Abdulrazak Gurnah headshot and orange-pink cover of Paradise novel

Nobel laureate Abdulrazak Gurnah’s 1994 novel “Paradise”

In summer 2005, I took classes at the University of Ghana in Accra — in between pickup basketball games and nervously navigating the jitney-style “tro tro” bus system.

Among my self-discoveries that summer was an appreciation for the African aesthetic. I complemented my coursework on the oral histories of Sundiata and the short-lived political writing of Kwame Nkrumah with wood-carving, food culture, drumming, and storytelling. I read and re-read passages from a worn copy of “Th” under a baobab tree, and excitedly emailed a childhood friend from an Internet cafe to tell him that his New England university was home to Chinua Achebe, whose classic 1958 novel “Things Fall Apart” reinvigorated my dream to be a writer.

What clicked for me that summer was that so much of this art and culture I was exploring wasn’t an answer to the dominant themes of my western world. They stood on their own. They didn’t need the West to be complete but rather I needed them to be a little closer to complete myself. In this way, I felt it all nourishing.

One of the novels I added to a list then that I only now got to was “Paradise,” the 1994 Nobel Prize-winning historical fiction written by Abdulrazak Gurnah.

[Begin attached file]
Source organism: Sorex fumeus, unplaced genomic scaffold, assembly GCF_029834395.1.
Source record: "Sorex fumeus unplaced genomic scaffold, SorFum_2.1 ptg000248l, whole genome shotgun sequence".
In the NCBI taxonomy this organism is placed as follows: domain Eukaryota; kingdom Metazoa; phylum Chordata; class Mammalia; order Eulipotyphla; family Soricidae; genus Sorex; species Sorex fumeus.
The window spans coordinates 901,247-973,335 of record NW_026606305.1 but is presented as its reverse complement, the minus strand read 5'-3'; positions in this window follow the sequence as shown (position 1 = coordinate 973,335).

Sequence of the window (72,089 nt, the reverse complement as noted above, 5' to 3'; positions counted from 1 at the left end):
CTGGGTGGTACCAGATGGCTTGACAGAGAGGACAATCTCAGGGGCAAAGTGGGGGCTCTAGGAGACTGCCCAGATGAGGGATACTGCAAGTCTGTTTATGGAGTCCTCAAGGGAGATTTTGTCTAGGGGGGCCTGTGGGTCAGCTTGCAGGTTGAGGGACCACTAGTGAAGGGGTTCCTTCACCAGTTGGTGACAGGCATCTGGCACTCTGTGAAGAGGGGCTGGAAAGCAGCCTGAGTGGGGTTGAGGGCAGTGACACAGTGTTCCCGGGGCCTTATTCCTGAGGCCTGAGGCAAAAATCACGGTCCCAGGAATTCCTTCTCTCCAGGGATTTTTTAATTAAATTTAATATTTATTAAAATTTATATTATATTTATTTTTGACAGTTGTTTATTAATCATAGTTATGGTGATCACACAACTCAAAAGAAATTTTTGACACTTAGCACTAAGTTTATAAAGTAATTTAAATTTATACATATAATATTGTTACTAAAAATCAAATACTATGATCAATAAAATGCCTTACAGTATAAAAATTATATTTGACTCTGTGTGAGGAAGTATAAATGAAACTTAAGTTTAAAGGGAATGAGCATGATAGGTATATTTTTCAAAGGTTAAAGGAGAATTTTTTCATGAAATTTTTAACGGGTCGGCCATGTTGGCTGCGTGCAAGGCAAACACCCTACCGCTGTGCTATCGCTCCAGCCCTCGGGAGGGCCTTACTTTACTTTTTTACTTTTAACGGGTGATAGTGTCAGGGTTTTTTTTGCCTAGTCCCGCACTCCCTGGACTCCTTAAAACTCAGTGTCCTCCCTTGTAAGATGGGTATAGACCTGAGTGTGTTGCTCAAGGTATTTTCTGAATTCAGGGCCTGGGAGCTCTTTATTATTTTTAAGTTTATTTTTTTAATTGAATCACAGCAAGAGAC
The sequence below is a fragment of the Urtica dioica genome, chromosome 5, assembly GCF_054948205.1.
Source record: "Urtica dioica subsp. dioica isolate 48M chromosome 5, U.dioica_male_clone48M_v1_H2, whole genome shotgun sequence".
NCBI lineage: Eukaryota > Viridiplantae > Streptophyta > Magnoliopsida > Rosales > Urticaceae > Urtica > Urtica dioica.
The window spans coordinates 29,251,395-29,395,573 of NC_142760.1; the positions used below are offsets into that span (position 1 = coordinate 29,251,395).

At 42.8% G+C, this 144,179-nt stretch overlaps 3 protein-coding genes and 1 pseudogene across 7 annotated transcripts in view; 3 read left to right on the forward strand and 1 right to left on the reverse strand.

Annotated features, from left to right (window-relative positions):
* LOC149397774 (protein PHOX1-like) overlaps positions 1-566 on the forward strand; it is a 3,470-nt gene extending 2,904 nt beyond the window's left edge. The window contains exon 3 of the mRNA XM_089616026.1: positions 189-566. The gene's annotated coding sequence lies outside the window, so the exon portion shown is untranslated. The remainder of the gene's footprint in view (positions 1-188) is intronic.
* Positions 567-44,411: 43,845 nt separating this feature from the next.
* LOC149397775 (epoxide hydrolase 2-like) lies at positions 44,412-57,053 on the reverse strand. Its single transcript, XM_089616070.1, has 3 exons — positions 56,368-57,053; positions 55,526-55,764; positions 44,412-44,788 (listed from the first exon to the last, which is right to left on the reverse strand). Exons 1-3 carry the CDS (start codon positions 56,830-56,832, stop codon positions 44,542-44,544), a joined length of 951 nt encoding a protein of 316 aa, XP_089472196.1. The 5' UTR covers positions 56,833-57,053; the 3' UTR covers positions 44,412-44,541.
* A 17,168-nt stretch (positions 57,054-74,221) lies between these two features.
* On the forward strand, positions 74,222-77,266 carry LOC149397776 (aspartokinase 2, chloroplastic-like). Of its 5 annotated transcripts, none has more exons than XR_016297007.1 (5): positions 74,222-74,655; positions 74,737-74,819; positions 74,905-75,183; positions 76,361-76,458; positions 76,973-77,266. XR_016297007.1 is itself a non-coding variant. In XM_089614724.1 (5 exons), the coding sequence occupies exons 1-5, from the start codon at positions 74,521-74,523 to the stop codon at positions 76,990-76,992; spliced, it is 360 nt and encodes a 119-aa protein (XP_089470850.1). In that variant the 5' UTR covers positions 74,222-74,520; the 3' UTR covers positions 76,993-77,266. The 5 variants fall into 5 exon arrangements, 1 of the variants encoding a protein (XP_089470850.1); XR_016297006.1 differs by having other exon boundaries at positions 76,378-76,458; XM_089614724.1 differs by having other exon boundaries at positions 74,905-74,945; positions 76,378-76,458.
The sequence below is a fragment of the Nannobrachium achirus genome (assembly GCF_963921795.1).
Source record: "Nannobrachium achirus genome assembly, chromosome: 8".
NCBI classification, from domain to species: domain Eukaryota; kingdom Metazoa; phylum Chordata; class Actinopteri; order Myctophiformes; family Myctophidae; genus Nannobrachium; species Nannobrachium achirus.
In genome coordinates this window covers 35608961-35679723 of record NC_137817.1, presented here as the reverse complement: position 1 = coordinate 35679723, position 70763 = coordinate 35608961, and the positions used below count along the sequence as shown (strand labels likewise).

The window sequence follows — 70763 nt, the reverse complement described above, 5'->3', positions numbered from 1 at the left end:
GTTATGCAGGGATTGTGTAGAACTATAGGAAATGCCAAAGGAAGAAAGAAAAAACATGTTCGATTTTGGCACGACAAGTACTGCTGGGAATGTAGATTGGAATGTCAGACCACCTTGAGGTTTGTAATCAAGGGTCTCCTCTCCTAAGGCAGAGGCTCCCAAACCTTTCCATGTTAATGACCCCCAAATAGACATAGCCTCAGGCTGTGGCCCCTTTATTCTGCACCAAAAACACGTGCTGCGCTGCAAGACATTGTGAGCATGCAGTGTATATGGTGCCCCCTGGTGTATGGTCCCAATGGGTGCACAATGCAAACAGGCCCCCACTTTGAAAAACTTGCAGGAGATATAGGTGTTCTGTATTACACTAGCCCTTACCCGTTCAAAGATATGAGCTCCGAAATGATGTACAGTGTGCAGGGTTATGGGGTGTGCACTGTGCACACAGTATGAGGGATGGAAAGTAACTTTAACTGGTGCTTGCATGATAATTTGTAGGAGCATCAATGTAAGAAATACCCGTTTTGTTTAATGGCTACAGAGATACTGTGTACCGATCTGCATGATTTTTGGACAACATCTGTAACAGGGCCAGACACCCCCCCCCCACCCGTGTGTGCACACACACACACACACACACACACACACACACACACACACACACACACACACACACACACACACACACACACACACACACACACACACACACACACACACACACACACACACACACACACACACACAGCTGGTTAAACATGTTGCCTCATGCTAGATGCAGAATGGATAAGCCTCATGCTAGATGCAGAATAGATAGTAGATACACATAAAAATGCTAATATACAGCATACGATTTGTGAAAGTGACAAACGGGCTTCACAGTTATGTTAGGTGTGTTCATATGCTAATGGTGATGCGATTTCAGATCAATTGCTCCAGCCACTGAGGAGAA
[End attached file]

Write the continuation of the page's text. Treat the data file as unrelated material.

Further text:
Like most celebrated novels, “Paradise” is credited with a range of heavy themes — in this case, colonialism and violence, memory and adulthood. Gurnah introduces how European powers imposed new hierarchies and economic dependencies in Eastern Africa. The protagonist is Yusuf, whose father is a hotelier in debt to a rich Arab merchant named Aziz. Traditional ways of life are eroded, and profit and power rise.

The novel gives the kind of complexity I better understood from my first summer in West Africa. Everything is messier than I previously imagined.

Busy trade routes and marketplaces became entangled with European interests. The novel depicts raids and forced labor, dehumanizing acts within global trade. Yusuf comes of age in this world. In its own way, the novel helped me better understand the world, even if I was almost 20 years too late to reading it.

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